The Early Work


Looking back, I can’t help but laugh at some of the early work. Not because of how funny they are but because of how mind-bogglingly awful they are. Saying this, of course, is a little unfair. I know what they became, but I still have to acknowledge their right to develop, and my own learning curve. The hand doesn’t just start drawing the correct line immediately. It just doesn’t. It has to have time to learn the pace, the curve, the slope. At the start I made a conscious decision to allow this to occur organically. I can’t count how many endeavours I have embarked on over the years which I have discarded, thrown out, deleted in disgust simply because it wasn’t quite what I had in mind. In my writings, particularly, the wretch-factor has often overwhelmed the need to give my work a chance. This is bad, so with the KerDoodles I wanted to be sure to give myself a chance. For this reason I set two rules for myself – the if-you-want-this-to-work-you-need-to-give-yourself-a-chance rules. Rule number one was to not throw anything out. Even if it didn’t come out quite as expected, the concept, or even parts of the output would always have some merit somewhere, and deserved to not be destroyed out of pique. Rule number two was to not put pressure on it. I knew I would never be a Schulz, Hart, or Larson (heaven forfend!), but even those genii had to start somewhere. Bottom line: don’t be too critical, let it be what it will be.

So are you ready? First, close your eyes like you’re squinting, like you can hardly bear to look. You’ll thank me later. For here is some of the early work.

The thing about learning to draw the KerDoodles was the technical stuff. The ideas came easily enough – after all, it was open season – but the ability couldn’t always keep up. Little things like what kind of stylus to use; the one I started with, at about an inch and a half in length, was far too small in the hand to last. After even a few minutes’ effort the hand kept cramping up, so that was no good. I wound up with one that was about three inches long, of good weight, and fairly resilient. I found it at my university bookstore.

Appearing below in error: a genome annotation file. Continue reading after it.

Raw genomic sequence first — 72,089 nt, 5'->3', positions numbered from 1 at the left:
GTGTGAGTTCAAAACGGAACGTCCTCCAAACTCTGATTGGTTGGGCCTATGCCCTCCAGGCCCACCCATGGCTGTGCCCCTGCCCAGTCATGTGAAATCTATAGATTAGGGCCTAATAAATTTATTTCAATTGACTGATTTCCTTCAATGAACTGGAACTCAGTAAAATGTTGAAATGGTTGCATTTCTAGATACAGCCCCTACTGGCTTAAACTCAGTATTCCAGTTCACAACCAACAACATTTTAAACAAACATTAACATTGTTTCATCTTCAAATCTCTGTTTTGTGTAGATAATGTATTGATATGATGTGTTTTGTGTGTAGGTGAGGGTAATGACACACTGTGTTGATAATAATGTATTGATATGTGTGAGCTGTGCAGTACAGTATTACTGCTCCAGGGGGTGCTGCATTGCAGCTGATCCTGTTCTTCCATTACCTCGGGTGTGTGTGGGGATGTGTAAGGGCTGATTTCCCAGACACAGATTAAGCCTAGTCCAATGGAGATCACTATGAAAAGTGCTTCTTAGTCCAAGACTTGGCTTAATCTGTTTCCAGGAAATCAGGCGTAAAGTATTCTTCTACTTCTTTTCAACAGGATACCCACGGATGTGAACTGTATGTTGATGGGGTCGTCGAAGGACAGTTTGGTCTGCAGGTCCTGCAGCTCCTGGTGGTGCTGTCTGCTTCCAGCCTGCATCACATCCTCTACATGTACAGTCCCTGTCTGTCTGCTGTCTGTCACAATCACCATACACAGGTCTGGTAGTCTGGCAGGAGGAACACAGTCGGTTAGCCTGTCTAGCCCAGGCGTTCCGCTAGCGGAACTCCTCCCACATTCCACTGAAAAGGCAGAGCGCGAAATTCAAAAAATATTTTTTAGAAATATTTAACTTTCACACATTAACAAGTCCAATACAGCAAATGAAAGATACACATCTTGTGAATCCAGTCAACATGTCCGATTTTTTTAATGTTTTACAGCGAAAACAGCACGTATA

But never mind the stylus. To begin with, the lines themselves – the one thing without which no drawing can even exist – just refused to cooperate. The app was new to me and I still wasn’t familiar with all its features. This is no small thing, you know. It’s like trying to cook without any dry ingredients. It’s like trying to read a book with your eyes closed, or driving a golf ball with a rolled up handkerchief. At first you’re excited, but then as the weight of your decisions begins to manifest, you figure out that what you’re doing matters; that each and every line in a drawing plays. Every mark which winds up on the page lends itself to the final result – even if only subconsciously.

Here’s the Sketches interface. I’m not going to do a sales pitch for the app, but you should know what I look at when I draw. I don’t draw on paper, remember. I draw on my iPad.

You can see that there’s an assortment of tools in the palette, from very small and fine pencils and pens, to larger, water-colour brushes, splash, smear and smudge. There’s an eraser, a fill tool, a blade for cut-and-paste activities, and a number of pre-defined shapes, should you need to use them – a square, a circle, a star and so on.